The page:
Feeds

Vice squad cuffs vice chairman of Bitcoin Foundation in $1m money-laundering probe

Charlie Shrem swooped on by feds at JFK Airport

Beginner's guide to SSL certificates

The Bitcoin Foundation is shy a vice chairman today: US money-laundering investigators have arrested and charged Charlie Shrem, the 24-year-old CEO of one-time Bitcoin exchange BitInstant.

Also arrested and charged is Bitcoin trader Robert Faiella, 52, who operated as BTCKing on the underground e-bazaar Silk Road before it was shuttered by the FBI in October 2013. It's alleged the pair were involved in processing payments for illegal drugs in Bitcoins worth $1m (£600,000).

The Manhattan US Attorney said today Faiella, of Cape Coral, Florida, and Shrem, of New York, New York, are each charged with conspiring to commit money laundering and with operating an unlicensed money transmitting business.

In addition, Shrem has been charged with “willfully failing to file any suspicious activity report regarding Faiella’s illegal transactions ... in violation of the Bank Secrecy Act.”

As BitInstant's compliance officer – in addition to being its CEO and Bitcoin Foundation vice chairman – Shrem was responsible for reporting suspicious activity on the site. He was arrested at JFK Airport, while Faiella was arrested at his home in Florida.

BitInstant.com had backing to the tune of $1.5m from investors, and in 2012, the Bitcoin Foundation – set up to promote BTC as a legit currency – was chuffed to have brought BitInstant into its fold.

However, last year BitInstant was among a group of traders served with subpoenas by the New York Department of Financial Services in a wide-ranging investigation.

BitInstant's investors the Winklevoss twins – along with Google Ventures – were also asked to cooperate in the 2013 probe. There is no suggestion of any wrongdoing by BitInstant's investors. The exchange shut down in August last year.

The criminal complaint against Faiella today alleges he "sold Bitcoins – the only form of payment accepted on Silk Road – to users seeking to buy illegal drugs on the site" between December 2011 and October 2013. It also alleges that Shrem “personally bought drugs on Silk Road, was fully aware that Silk Road was a drug-trafficking website, and through his communications with Faiella, Shrem also knew that Faiella was operating a Bitcoin exchange service for Silk Road users.”

"As alleged, Robert Faiella and Charlie Shrem schemed to sell over $1 million in Bitcoins to criminals bent on trafficking narcotics on the dark web drug site, Silk Road," said Manhattan US Attorney Preet Bharara, announcing the arrests in conjunction with the US Drug Enforcement Administration and the Internal Revenue Service.

"Truly innovative business models don’t need to resort to old-fashioned law-breaking, and when Bitcoins, like any traditional currency, are laundered and used to fuel criminal activity, law enforcement has no choice but to act. We will aggressively pursue those who would coopt new forms of currency for illicit purposes."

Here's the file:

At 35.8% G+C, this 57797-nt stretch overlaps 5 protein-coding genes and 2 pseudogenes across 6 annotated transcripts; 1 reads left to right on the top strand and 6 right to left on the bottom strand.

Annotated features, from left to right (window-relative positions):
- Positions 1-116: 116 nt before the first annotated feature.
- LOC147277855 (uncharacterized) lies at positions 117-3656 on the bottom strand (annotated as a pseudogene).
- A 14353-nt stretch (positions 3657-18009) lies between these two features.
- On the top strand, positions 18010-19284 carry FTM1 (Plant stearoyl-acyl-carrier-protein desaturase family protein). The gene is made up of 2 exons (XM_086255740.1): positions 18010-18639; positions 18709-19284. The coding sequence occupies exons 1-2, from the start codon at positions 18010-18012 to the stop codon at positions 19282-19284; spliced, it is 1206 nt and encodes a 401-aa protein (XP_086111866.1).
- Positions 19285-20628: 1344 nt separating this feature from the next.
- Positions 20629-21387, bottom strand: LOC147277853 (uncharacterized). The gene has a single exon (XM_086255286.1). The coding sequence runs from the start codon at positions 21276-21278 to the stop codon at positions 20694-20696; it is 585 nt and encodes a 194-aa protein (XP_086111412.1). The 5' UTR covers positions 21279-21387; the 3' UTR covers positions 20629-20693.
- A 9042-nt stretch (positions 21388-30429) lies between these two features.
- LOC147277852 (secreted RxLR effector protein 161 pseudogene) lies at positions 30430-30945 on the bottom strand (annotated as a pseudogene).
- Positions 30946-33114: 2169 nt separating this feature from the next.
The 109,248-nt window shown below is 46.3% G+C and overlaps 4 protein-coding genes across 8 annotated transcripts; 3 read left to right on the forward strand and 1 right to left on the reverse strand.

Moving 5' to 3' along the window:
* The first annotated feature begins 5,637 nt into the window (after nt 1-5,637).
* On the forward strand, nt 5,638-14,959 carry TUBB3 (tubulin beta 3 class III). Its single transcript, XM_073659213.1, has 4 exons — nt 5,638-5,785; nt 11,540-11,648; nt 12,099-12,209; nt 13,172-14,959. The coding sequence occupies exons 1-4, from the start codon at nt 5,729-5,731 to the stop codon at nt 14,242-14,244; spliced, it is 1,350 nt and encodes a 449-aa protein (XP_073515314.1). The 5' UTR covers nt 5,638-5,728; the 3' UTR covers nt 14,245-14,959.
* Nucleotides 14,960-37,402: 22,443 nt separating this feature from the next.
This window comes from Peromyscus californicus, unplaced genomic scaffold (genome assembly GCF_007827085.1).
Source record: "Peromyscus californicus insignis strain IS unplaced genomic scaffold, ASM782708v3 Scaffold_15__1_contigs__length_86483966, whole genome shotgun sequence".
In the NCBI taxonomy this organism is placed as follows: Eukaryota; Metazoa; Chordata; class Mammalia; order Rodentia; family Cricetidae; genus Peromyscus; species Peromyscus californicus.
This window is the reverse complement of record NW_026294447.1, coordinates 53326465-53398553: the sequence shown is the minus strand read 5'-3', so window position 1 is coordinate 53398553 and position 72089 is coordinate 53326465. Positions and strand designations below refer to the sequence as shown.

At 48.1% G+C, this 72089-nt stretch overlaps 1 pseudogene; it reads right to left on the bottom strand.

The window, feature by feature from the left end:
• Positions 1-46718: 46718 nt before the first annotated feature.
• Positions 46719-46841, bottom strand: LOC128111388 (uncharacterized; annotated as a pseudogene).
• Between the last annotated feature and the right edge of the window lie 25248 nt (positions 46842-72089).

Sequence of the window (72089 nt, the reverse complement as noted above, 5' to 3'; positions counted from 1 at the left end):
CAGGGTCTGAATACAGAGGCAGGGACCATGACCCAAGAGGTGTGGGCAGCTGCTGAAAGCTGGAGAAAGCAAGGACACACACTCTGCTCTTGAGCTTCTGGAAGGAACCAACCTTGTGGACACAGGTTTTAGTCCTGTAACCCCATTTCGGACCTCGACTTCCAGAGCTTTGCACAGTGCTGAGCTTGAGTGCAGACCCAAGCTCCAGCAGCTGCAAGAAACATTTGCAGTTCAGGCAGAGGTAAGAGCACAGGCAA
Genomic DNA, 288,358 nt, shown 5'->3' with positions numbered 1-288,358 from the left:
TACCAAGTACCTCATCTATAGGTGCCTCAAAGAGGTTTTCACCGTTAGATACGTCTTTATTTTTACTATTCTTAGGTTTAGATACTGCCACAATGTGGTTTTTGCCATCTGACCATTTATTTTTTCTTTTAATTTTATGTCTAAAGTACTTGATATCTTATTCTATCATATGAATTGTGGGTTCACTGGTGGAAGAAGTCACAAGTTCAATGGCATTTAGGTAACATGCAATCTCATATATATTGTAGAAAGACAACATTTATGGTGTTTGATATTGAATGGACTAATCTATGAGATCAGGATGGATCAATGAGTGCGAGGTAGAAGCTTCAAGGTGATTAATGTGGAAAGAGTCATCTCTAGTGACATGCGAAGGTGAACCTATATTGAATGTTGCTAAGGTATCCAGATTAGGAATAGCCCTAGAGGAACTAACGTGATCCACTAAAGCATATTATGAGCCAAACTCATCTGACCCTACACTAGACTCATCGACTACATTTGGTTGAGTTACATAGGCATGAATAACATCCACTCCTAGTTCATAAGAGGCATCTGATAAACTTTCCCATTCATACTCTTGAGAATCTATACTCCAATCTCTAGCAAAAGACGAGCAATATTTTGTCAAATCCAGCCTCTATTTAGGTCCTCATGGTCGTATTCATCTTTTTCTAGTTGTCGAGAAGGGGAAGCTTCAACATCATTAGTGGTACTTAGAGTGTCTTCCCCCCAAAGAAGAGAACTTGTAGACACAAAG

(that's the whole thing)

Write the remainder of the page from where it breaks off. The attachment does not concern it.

The two accused men are due to appear before federal courts in Manhattan and Florida. ®

Choosing a cloud hosting partner with confidence

More from The Register

next story
Facebook, Apple: LADIES! Why not FREEZE your EGGS? It's on the company!
No biological clockwatching when you work in Silicon Valley
Lords take revenge on REVENGE PORN publishers
Jilted Johns and Jennies with busy fingers face two years inside
Yes, yes, Steve Jobs. Look what I'VE done for you lately – Tim Cook
New iPhone biz baron points to Apple's (his) greatest successes
Happiness economics is bollocks. Oh, UK.gov just adopted it? Er ...
Opportunity doesn't knock; it costs us instead
Ex-US Navy fighter pilot MIT prof: Drones beat humans - I should know
'Missy' Cummings on UAVs, smartcars and dying from boredom
Sysadmin with EBOLA? Gartner's issued advice to debug your biz
Start hoarding cleaning supplies, analyst firm says, and assume your team will scatter
Edward who? GCHQ boss dodges Snowden topic during last speech
UK spies would rather 'walk' than do 'mass surveillance'
YARR! Pirates walk the plank: DMCA magnets sink in Google results
Spaffing copyrighted stuff over the web? No search ranking for you
prev story

Whitepapers

Forging a new future with identity relationship management
Learn about ForgeRock's next generation IRM platform and how it is designed to empower CEOS's and enterprises to engage with consumers.
Why and how to choose the right cloud vendor
The benefits of cloud-based storage in your processes. Eliminate onsite, disk-based backup and archiving in favor of cloud-based data protection.
Three 1TB solid state scorchers up for grabs
Big SSDs can be expensive but think big and think free because you could be the lucky winner of one of three 1TB Samsung SSD 840 EVO drives that we’re giving away worth over £300 apiece.
Reg Reader Research: SaaS based Email and Office Productivity Tools
Read this Reg reader report which provides advice and guidance for SMBs towards the use of SaaS based email and Office productivity tools.
Security for virtualized datacentres
Legacy security solutions are inefficient due to the architectural differences between physical and virtual environments.